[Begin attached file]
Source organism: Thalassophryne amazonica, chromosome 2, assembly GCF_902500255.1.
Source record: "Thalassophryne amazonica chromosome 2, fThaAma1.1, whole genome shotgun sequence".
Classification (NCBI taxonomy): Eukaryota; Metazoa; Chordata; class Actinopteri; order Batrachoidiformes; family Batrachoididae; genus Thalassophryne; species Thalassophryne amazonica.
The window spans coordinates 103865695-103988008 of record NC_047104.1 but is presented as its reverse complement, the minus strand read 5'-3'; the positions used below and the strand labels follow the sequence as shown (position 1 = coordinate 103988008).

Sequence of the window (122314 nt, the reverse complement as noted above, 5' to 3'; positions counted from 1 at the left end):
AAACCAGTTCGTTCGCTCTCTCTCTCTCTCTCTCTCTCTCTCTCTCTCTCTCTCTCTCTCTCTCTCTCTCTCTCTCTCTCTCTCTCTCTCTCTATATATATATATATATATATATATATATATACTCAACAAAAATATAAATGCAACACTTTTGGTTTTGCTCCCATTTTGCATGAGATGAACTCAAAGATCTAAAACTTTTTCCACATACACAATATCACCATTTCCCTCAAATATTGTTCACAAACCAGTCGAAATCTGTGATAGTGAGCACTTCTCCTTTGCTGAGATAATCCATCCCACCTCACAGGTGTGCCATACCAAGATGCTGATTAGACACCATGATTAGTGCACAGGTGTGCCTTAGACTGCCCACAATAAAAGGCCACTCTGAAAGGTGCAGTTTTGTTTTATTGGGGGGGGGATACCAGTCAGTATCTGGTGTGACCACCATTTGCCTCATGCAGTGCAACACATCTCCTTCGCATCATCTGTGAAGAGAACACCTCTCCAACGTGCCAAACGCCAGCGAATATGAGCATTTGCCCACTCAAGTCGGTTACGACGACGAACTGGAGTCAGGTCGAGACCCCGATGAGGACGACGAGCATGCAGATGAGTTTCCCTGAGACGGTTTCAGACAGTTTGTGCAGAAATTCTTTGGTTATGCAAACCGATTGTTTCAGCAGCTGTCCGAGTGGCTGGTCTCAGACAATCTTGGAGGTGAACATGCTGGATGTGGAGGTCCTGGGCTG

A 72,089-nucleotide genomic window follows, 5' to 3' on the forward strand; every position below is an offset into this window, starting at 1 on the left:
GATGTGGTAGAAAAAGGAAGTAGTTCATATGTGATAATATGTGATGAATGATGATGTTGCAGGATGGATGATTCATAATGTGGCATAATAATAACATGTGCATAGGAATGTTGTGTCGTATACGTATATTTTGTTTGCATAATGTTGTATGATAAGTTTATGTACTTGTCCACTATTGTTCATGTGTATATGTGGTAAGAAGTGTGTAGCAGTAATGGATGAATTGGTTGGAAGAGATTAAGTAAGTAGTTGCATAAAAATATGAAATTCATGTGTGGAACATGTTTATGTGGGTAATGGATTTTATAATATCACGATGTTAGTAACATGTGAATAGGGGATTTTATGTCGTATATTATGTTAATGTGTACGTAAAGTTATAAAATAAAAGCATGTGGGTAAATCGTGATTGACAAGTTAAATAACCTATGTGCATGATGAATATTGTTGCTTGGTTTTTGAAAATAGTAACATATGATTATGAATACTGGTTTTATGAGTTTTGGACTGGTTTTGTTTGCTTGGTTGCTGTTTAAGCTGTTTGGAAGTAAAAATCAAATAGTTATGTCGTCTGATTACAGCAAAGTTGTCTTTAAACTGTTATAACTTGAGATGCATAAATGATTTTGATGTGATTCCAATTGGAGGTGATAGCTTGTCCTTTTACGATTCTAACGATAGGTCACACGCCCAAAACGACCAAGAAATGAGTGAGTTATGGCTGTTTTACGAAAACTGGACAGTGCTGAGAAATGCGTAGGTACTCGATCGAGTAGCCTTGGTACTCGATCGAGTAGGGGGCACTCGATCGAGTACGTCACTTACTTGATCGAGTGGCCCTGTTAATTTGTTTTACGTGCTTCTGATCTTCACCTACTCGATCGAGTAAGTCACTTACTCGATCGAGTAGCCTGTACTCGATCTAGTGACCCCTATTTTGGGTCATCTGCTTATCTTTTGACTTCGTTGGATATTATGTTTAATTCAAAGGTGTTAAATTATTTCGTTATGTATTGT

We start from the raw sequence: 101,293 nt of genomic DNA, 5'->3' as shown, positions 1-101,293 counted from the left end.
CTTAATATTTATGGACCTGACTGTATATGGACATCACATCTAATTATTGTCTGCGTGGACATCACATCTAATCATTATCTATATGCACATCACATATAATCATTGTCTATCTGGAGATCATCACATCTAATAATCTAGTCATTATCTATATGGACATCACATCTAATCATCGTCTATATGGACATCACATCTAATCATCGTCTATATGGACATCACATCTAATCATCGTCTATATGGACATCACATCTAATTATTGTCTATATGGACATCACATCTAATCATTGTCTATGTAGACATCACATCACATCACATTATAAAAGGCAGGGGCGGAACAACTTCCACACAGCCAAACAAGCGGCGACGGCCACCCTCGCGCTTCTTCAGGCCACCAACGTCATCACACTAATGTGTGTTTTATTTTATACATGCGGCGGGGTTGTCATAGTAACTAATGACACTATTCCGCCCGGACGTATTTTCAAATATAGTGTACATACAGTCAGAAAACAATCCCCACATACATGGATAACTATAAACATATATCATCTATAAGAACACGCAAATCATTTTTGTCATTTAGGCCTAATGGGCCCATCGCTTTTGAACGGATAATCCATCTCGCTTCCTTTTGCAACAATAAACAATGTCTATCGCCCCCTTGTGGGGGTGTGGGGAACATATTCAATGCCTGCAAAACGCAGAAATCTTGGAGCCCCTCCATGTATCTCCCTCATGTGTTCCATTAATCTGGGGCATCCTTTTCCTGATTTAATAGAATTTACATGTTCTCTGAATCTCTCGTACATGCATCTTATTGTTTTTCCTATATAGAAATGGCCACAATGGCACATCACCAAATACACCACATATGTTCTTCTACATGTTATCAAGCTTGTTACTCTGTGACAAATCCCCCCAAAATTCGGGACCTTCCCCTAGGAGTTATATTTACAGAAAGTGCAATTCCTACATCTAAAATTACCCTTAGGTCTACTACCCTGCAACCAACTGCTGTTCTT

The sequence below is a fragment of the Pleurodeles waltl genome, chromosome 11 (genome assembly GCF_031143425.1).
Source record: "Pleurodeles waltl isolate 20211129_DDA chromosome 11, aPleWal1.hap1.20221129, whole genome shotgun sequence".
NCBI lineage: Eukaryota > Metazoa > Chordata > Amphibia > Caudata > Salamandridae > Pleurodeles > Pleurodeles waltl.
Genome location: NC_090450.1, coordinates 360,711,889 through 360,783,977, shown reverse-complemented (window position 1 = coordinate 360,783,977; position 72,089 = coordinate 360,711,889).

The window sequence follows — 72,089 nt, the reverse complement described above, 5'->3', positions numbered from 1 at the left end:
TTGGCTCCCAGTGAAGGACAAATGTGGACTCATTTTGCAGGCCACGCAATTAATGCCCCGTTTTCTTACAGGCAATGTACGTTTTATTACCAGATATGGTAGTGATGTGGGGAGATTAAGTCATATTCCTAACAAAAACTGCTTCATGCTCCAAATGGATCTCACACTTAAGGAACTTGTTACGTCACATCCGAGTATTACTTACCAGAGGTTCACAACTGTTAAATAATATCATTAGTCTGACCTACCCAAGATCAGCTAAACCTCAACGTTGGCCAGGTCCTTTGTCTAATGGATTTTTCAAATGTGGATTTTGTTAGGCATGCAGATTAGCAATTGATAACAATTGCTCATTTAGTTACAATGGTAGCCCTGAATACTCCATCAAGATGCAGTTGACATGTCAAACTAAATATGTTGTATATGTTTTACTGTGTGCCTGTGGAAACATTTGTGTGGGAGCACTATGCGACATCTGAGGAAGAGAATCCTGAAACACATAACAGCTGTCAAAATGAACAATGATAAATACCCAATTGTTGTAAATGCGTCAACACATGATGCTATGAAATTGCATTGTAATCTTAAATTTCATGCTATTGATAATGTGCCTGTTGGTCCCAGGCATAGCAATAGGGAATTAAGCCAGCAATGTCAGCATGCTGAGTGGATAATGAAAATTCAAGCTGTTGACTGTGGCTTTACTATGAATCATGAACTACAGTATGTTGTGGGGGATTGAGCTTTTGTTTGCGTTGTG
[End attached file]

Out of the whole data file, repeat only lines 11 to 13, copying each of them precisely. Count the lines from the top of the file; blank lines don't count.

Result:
The sequence below is a fragment of the Pleurodeles waltl genome, chromosome 11 (genome assembly GCF_031143425.1).
Source record: "Pleurodeles waltl isolate 20211129_DDA chromosome 11, aPleWal1.hap1.20221129, whole genome shotgun sequence".
NCBI lineage: Eukaryota > Metazoa > Chordata > Amphibia > Caudata > Salamandridae > Pleurodeles > Pleurodeles waltl.